Sterling falls as interest rate outlook and strong dollar weigh
By Harry Robertson
LONDON (Reuters) - The pound dipped on Thursday as the dollar rallied and speculation grew that the Bank of England may not hike interest rates any further.
Sterling was last down 0.45% against the dollar at $1.197. Meanwhile the euro was up 0.05% against the pound at 88.72 pence.
Analysts said the dollar and British interest rate outlook were driving the pound.
Bank of England Governor Andrew Bailey on Wednesday raised the prospect that the central bank might not need to raise interest rates again, after hiking them to 4% from just 0.1% in December 2021.
Bailey said "some further increase" in rates may turn out to be appropriate, "but nothing is decided".
"Bailey's more dovish talk yesterday, it's definitely taken some of the wind out of the sails of sterling," said Ben Laidler, global markets strategist at trading platform eToro.
Expectations for lower interest rates tend to weigh on a currency, by making investments in a country look less attractive than those elsewhere.
Laidler said hopes of a pause received a boost from a BoE survey on Thursday, which showed British business scaled back their plans to increase prices over the coming year in February.
Simon Harvey, head of FX strategy at currency firm Monex Europe, said the data "suggests that inflation expectations are moderating".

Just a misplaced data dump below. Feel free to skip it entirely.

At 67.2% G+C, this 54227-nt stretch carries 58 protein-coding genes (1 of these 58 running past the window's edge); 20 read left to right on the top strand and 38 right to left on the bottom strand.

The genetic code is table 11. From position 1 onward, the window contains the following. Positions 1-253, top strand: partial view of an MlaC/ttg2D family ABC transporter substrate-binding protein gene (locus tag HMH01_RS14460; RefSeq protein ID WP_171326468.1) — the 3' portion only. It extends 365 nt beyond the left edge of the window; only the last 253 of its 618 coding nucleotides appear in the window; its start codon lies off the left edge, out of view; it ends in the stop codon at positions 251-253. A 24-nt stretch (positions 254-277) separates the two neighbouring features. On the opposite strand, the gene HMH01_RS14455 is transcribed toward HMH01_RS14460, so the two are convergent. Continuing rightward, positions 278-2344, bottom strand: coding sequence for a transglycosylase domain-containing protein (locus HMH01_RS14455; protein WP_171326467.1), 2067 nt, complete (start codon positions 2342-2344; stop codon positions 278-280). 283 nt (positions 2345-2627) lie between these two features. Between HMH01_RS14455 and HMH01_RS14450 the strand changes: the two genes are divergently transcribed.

"Although firms are still facing hiring difficulties... they are less willing to overpay for the marginal worker than in previous months," he added.
Meanwhile, the dollar index, which measures the U.S. currency against six major peers, was last up 0.4% to 104.8.
The dollar was boosted on Thursday by comments from a senior Federal Reserve official suggesting that a 50 basis point rate hike later this month is a possibility. It comes after the dollar climbed 2.8% in February on the back of strong economic data.
Pound traders shrugged off the biggest economic data release of the day, with sterling showing little reaction to a rise in year-on-year euro zone core inflation - which strips out volatile energy and food prices - to a record high of 5.6% in February. Headline inflation cooled, but not by as much as expected.
The pound fell sharply last month, with the rise in the dollar and on concerns about Britain's weak economy.
Prime Minister Rishi Sunak's deal with the European Union over Northern Ireland briefly boosted sterling, but it nonetheless dropped 2.4% in February, its worst month since September.
(Reporting by Harry Robertson; Editing by Sharon Singleton)